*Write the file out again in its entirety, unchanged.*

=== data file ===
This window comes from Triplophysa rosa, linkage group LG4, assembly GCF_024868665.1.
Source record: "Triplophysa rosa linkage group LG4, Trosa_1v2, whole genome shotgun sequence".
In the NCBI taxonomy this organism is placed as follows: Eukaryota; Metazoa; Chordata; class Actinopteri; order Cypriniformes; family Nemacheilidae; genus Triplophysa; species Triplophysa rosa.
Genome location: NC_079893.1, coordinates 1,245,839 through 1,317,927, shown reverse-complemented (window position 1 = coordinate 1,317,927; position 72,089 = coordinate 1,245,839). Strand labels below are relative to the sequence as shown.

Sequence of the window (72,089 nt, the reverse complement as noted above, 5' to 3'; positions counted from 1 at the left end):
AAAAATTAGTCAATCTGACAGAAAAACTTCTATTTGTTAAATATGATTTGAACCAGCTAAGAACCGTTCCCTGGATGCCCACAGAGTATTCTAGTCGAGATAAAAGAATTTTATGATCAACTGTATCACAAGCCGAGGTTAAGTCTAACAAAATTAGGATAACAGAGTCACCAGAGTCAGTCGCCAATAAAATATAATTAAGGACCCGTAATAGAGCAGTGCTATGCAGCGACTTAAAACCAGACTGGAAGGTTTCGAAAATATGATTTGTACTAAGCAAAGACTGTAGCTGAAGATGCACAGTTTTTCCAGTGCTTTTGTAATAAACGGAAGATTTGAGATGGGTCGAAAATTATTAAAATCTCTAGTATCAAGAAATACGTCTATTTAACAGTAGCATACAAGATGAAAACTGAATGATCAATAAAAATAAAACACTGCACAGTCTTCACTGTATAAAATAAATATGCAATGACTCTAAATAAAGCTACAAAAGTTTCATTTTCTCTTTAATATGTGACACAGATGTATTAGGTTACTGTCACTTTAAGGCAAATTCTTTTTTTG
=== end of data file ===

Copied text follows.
This window comes from Triplophysa rosa, linkage group LG4, assembly GCF_024868665.1.
Source record: "Triplophysa rosa linkage group LG4, Trosa_1v2, whole genome shotgun sequence".
In the NCBI taxonomy this organism is placed as follows: Eukaryota; Metazoa; Chordata; class Actinopteri; order Cypriniformes; family Nemacheilidae; genus Triplophysa; species Triplophysa rosa.
Genome location: NC_079893.1, coordinates 1,245,839 through 1,317,927, shown reverse-complemented (window position 1 = coordinate 1,317,927; position 72,089 = coordinate 1,245,839). Strand labels below are relative to the sequence as shown.

Sequence of the window (72,089 nt, the reverse complement as noted above, 5' to 3'; positions counted from 1 at the left end):
AAAAATTAGTCAATCTGACAGAAAAACTTCTATTTGTTAAATATGATTTGAACCAGCTAAGAACCGTTCCCTGGATGCCCACAGAGTATTCTAGTCGAGATAAAAGAATTTTATGATCAACTGTATCACAAGCCGAGGTTAAGTCTAACAAAATTAGGATAACAGAGTCACCAGAGTCAGTCGCCAATAAAATATAATTAAGGACCCGTAATAGAGCAGTGCTATGCAGCGACTTAAAACCAGACTGGAAGGTTTCGAAAATATGATTTGTACTAAGCAAAGACTGTAGCTGAAGATGCACAGTTTTTCCAGTGCTTTTGTAATAAACGGAAGATTTGAGATGGGTCGAAAATTATTAAAATCTCTAGTATCAAGAAATACGTCTATTTAACAGTAGCATACAAGATGAAAACTGAATGATCAATAAAAATAAAACACTGCACAGTCTTCACTGTATAAAATAAATATGCAATGACTCTAAATAAAGCTACAAAAGTTTCATTTTCTCTTTAATATGTGACACAGATGTATTAGGTTACTGTCACTTTAAGGCAAATTCTTTTTTTG